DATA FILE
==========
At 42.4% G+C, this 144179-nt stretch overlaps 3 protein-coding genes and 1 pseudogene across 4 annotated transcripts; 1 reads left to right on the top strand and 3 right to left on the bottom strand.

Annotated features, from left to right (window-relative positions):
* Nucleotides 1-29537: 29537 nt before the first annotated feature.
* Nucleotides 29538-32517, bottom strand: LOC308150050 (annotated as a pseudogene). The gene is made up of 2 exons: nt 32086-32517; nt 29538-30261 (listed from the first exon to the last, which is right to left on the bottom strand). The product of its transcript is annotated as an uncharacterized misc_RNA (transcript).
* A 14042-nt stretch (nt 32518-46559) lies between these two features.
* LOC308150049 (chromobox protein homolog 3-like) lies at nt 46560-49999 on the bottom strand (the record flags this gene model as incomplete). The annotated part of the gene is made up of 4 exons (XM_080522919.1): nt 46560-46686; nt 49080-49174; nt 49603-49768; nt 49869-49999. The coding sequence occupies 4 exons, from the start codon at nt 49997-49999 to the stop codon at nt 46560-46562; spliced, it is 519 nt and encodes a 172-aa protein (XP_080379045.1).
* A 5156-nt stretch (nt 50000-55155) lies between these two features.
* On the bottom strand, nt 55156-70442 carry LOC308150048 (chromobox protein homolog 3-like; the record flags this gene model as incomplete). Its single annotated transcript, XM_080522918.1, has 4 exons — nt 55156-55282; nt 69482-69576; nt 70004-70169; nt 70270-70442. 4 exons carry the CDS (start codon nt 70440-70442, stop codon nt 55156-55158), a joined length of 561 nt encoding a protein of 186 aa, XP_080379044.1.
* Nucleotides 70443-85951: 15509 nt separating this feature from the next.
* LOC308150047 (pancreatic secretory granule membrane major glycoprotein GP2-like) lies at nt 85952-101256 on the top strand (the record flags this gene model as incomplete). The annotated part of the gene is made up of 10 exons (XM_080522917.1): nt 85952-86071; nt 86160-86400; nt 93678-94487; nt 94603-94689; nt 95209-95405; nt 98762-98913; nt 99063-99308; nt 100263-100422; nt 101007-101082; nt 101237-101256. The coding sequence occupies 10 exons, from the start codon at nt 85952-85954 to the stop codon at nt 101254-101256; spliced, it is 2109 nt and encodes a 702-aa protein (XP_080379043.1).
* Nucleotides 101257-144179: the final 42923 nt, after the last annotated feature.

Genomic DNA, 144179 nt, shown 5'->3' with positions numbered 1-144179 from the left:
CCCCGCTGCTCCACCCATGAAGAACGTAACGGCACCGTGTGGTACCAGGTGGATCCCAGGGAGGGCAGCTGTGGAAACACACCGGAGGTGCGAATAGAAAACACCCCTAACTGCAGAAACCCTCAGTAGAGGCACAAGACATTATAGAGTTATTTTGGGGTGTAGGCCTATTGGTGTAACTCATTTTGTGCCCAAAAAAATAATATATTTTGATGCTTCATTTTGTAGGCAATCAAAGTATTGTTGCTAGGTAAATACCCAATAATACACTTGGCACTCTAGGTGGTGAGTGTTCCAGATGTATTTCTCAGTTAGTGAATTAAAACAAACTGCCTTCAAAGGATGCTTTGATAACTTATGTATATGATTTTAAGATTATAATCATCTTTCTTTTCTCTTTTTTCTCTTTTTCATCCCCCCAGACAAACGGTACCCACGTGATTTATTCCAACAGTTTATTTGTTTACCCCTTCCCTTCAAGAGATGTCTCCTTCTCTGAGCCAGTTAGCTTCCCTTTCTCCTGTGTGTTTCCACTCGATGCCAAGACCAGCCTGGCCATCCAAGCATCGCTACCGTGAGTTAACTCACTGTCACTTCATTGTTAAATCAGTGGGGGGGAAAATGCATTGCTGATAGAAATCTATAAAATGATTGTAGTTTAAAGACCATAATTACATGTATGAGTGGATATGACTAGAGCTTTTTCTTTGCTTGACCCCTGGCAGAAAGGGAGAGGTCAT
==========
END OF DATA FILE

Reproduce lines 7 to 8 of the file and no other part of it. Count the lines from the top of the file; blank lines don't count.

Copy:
* A 5156-nt stretch (nt 50000-55155) lies between these two features.
* On the bottom strand, nt 55156-70442 carry LOC308150048 (chromobox protein homolog 3-like; the record flags this gene model as incomplete). Its single annotated transcript, XM_080522918.1, has 4 exons — nt 55156-55282; nt 69482-69576; nt 70004-70169; nt 70270-70442. 4 exons carry the CDS (start codon nt 70440-70442, stop codon nt 55156-55158), a joined length of 561 nt encoding a protein of 186 aa, XP_080379044.1.